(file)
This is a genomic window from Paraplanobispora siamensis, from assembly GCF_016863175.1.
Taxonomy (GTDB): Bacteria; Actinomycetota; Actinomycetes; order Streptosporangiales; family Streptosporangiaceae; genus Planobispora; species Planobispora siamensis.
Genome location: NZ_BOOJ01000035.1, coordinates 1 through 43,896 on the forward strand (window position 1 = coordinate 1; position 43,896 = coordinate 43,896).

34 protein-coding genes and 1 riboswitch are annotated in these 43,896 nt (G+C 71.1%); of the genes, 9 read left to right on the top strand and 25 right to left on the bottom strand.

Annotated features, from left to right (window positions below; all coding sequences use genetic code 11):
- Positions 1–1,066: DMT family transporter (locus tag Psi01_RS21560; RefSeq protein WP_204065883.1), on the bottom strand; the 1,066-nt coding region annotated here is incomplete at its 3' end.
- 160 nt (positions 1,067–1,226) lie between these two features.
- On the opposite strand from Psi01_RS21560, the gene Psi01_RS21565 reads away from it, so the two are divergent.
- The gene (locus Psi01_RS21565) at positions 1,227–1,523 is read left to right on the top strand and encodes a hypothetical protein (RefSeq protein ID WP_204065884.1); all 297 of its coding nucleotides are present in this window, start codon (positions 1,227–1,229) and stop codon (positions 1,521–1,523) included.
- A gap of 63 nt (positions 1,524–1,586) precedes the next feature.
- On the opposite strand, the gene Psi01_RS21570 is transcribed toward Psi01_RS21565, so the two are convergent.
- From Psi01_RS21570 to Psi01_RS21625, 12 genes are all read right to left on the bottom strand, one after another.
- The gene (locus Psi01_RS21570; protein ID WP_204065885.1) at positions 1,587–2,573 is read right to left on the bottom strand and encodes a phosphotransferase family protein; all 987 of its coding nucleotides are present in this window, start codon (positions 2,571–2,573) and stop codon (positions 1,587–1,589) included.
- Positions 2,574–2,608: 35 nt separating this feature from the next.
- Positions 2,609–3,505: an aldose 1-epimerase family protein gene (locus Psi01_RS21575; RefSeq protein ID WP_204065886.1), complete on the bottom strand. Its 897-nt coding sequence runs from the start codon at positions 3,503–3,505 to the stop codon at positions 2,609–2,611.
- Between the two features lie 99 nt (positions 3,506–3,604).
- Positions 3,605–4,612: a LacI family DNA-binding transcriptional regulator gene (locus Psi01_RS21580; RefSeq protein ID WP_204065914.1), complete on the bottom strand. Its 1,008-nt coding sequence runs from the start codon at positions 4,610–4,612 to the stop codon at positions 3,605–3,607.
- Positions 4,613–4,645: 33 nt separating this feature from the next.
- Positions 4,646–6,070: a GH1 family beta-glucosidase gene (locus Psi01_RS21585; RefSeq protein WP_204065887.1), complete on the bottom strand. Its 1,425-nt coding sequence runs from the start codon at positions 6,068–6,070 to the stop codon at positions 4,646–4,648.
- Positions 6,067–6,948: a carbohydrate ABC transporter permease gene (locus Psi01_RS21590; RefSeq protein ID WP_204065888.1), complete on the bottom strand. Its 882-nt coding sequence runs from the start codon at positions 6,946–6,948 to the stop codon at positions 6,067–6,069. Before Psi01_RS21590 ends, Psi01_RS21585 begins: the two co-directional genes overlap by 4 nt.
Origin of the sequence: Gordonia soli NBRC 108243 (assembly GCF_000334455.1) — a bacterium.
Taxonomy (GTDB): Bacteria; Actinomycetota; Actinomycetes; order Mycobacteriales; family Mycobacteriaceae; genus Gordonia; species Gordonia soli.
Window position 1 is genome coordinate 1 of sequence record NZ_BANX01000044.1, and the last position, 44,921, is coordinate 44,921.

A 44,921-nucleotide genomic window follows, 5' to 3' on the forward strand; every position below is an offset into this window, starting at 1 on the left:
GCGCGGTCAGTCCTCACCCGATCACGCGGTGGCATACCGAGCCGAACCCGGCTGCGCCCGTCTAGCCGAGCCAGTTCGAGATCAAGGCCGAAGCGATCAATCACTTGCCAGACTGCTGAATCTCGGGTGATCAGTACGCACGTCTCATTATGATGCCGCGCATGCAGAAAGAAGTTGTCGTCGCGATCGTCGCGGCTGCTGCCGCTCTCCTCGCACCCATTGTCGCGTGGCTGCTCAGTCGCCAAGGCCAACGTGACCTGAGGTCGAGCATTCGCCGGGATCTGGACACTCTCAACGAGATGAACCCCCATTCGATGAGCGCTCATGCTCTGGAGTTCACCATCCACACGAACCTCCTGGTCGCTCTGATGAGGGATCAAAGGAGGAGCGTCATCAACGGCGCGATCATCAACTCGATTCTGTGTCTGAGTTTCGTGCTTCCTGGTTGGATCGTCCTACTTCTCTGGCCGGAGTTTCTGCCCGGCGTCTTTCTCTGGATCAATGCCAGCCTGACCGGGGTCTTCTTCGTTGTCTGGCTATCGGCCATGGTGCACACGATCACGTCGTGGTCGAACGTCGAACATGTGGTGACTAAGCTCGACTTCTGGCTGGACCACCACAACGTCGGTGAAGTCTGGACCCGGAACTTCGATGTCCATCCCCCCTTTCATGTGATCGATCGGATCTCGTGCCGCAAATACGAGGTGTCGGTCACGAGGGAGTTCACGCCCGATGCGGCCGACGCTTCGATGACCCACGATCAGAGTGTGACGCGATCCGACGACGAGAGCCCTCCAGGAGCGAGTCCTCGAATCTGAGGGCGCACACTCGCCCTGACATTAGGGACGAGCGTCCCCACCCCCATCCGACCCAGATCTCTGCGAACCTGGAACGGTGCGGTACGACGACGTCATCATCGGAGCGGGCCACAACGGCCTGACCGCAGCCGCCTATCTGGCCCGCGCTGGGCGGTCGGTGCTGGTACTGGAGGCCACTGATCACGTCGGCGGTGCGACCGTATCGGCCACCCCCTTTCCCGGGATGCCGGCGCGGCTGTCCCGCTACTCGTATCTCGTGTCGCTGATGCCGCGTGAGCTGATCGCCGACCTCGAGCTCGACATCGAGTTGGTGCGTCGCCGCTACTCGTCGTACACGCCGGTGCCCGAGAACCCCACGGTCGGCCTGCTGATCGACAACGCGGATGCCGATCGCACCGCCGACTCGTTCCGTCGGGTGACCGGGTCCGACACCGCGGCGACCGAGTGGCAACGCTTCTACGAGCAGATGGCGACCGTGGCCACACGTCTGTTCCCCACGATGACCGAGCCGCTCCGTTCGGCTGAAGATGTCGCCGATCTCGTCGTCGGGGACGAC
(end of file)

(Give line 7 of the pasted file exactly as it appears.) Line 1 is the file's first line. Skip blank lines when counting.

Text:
- 160 nt (positions 1,067–1,226) lie between these two features.